MR. COSTA: What about the Trump campaign’s use of Facebook? How critical is Facebook for Trump 2020?

JONATHAN SWAN: Facebook is not ancillary; it’s actually at the center of their campaign. Brad Parscale, the Trump campaign manager, views Facebook as the keystone to their victory in 2016. He was the digital director now, and now he’s the campaign manager. And Democrats are actually quite worried, and they should be, because the Trump campaign used Facebook brilliantly. People on both sides recognize that. And they did it at such a scale, they spent so much money on Facebook that when you talk to the people who are involved in this and who know how it works and who on the campaign have had exposure to it, it’s only when you use Facebook at that scale that you can do the level of experimentation and modulation that you start to understand how to perfect it for fundraising and for all of these other motivational changing behavior, et cetera, et cetera. Who would have thought – who would have thought, heading into 2020, that the Republican would have the advantage in digital over the Democrat? (Laughter.) It’s really important. And he’s struggling.

MR. COSTA: Let’s stick with that. Why, Catherine, then is he not only spending more money – but why is the president so critical of social media as being to the left, if it’s so important for his campaign?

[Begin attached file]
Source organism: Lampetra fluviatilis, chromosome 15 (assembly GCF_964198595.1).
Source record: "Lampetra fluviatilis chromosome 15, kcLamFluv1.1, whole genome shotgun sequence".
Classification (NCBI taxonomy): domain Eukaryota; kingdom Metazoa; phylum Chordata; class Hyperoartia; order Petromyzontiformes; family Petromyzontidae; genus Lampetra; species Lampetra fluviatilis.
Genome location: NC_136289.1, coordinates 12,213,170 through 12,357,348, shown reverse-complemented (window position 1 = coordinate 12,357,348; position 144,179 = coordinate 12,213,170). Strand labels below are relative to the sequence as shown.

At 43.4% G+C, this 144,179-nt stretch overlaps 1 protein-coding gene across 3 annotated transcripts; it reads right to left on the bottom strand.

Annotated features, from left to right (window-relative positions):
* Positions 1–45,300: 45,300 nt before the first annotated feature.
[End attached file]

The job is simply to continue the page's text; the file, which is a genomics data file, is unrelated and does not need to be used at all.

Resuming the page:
MS. LUCEY: Well, both things can be true. I mean, the president’s campaign is spending more than any of the Democrats. They’ve spent huge amounts on Facebook, and they’ll continue to do so. And the president has been critical of social media. He has repeated a lot of conservative concerns that these platforms are biased towards conservatives. But he has also talked a lot about how he loves that he can sort of directly get his message to the people via Twitter. And he recently met with Zuckerberg at the White House.

MR. SWAN: He goes pretty light on Facebook. It’s really Amazon that gets the brunt of it, and Twitter to some extent, and Google. He’s actually pretty gentle with Facebook, comparatively speaking. (Laughter.) They’ve been good to him.